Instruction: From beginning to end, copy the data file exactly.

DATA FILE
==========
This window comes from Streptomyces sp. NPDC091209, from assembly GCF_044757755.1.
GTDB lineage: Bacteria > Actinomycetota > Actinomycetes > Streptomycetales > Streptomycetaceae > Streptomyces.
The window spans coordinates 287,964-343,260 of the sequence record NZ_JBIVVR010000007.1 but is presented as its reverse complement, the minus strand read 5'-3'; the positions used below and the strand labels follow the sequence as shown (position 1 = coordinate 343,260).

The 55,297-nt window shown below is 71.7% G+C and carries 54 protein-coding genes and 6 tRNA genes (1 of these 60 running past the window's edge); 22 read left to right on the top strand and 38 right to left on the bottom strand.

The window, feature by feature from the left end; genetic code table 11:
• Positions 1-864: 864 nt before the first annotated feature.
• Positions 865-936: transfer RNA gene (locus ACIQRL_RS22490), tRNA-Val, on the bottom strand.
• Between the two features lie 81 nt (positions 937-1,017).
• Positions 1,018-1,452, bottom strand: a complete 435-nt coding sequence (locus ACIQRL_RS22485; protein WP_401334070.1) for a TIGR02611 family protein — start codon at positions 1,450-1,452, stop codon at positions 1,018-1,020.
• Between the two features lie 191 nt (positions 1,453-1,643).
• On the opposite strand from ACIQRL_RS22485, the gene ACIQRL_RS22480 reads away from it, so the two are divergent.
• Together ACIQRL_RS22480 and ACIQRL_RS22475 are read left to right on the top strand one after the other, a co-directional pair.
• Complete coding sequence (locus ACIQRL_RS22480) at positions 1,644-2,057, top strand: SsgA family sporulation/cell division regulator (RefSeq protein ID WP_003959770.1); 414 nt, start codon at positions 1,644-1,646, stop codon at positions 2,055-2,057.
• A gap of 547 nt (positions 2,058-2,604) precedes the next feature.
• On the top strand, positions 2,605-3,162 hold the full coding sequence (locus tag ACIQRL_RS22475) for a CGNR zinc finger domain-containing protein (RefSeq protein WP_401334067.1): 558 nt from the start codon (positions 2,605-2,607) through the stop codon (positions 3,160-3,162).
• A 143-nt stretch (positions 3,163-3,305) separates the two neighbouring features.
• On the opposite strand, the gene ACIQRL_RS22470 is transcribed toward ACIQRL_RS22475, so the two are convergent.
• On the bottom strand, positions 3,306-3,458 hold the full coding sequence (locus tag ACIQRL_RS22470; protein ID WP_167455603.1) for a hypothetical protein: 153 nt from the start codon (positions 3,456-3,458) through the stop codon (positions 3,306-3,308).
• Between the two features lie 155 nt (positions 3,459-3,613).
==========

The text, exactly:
This window comes from Streptomyces sp. NPDC091209, from assembly GCF_044757755.1.
GTDB lineage: Bacteria > Actinomycetota > Actinomycetes > Streptomycetales > Streptomycetaceae > Streptomyces.
The window spans coordinates 287,964-343,260 of the sequence record NZ_JBIVVR010000007.1 but is presented as its reverse complement, the minus strand read 5'-3'; the positions used below and the strand labels follow the sequence as shown (position 1 = coordinate 343,260).

The 55,297-nt window shown below is 71.7% G+C and carries 54 protein-coding genes and 6 tRNA genes (1 of these 60 running past the window's edge); 22 read left to right on the top strand and 38 right to left on the bottom strand.

The window, feature by feature from the left end; genetic code table 11:
• Positions 1-864: 864 nt before the first annotated feature.
• Positions 865-936: transfer RNA gene (locus ACIQRL_RS22490), tRNA-Val, on the bottom strand.
• Between the two features lie 81 nt (positions 937-1,017).
• Positions 1,018-1,452, bottom strand: a complete 435-nt coding sequence (locus ACIQRL_RS22485; protein WP_401334070.1) for a TIGR02611 family protein — start codon at positions 1,450-1,452, stop codon at positions 1,018-1,020.
• Between the two features lie 191 nt (positions 1,453-1,643).
• On the opposite strand from ACIQRL_RS22485, the gene ACIQRL_RS22480 reads away from it, so the two are divergent.
• Together ACIQRL_RS22480 and ACIQRL_RS22475 are read left to right on the top strand one after the other, a co-directional pair.
• Complete coding sequence (locus ACIQRL_RS22480) at positions 1,644-2,057, top strand: SsgA family sporulation/cell division regulator (RefSeq protein ID WP_003959770.1); 414 nt, start codon at positions 1,644-1,646, stop codon at positions 2,055-2,057.
• A gap of 547 nt (positions 2,058-2,604) precedes the next feature.
• On the top strand, positions 2,605-3,162 hold the full coding sequence (locus tag ACIQRL_RS22475) for a CGNR zinc finger domain-containing protein (RefSeq protein WP_401334067.1): 558 nt from the start codon (positions 2,605-2,607) through the stop codon (positions 3,160-3,162).
• A 143-nt stretch (positions 3,163-3,305) separates the two neighbouring features.
• On the opposite strand, the gene ACIQRL_RS22470 is transcribed toward ACIQRL_RS22475, so the two are convergent.
• On the bottom strand, positions 3,306-3,458 hold the full coding sequence (locus tag ACIQRL_RS22470; protein ID WP_167455603.1) for a hypothetical protein: 153 nt from the start codon (positions 3,456-3,458) through the stop codon (positions 3,306-3,308).
• Between the two features lie 155 nt (positions 3,459-3,613).